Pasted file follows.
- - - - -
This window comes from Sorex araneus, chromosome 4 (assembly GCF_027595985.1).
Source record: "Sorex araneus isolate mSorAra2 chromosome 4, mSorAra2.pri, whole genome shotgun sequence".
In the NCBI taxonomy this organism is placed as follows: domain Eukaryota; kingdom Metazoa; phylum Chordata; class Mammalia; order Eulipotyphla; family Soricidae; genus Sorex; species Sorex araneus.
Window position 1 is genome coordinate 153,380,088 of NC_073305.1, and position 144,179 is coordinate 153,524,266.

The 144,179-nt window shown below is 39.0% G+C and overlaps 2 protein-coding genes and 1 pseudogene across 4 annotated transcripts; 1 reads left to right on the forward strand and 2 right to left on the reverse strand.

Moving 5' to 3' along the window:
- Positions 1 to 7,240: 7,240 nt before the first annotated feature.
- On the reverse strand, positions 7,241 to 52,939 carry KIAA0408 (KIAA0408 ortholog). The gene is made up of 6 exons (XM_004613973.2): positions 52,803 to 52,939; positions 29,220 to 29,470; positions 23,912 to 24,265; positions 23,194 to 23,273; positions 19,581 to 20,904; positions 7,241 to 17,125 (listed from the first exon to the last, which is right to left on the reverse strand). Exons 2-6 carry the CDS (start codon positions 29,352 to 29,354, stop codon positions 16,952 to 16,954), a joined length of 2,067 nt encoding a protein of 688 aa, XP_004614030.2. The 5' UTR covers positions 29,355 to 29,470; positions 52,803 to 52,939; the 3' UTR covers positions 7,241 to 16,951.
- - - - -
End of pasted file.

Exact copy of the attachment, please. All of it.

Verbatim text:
This window comes from Sorex araneus, chromosome 4 (assembly GCF_027595985.1).
Source record: "Sorex araneus isolate mSorAra2 chromosome 4, mSorAra2.pri, whole genome shotgun sequence".
In the NCBI taxonomy this organism is placed as follows: domain Eukaryota; kingdom Metazoa; phylum Chordata; class Mammalia; order Eulipotyphla; family Soricidae; genus Sorex; species Sorex araneus.
Window position 1 is genome coordinate 153,380,088 of NC_073305.1, and position 144,179 is coordinate 153,524,266.

The 144,179-nt window shown below is 39.0% G+C and overlaps 2 protein-coding genes and 1 pseudogene across 4 annotated transcripts; 1 reads left to right on the forward strand and 2 right to left on the reverse strand.

Moving 5' to 3' along the window:
- Positions 1 to 7,240: 7,240 nt before the first annotated feature.
- On the reverse strand, positions 7,241 to 52,939 carry KIAA0408 (KIAA0408 ortholog). The gene is made up of 6 exons (XM_004613973.2): positions 52,803 to 52,939; positions 29,220 to 29,470; positions 23,912 to 24,265; positions 23,194 to 23,273; positions 19,581 to 20,904; positions 7,241 to 17,125 (listed from the first exon to the last, which is right to left on the reverse strand). Exons 2-6 carry the CDS (start codon positions 29,352 to 29,354, stop codon positions 16,952 to 16,954), a joined length of 2,067 nt encoding a protein of 688 aa, XP_004614030.2. The 5' UTR covers positions 29,355 to 29,470; positions 52,803 to 52,939; the 3' UTR covers positions 7,241 to 16,951.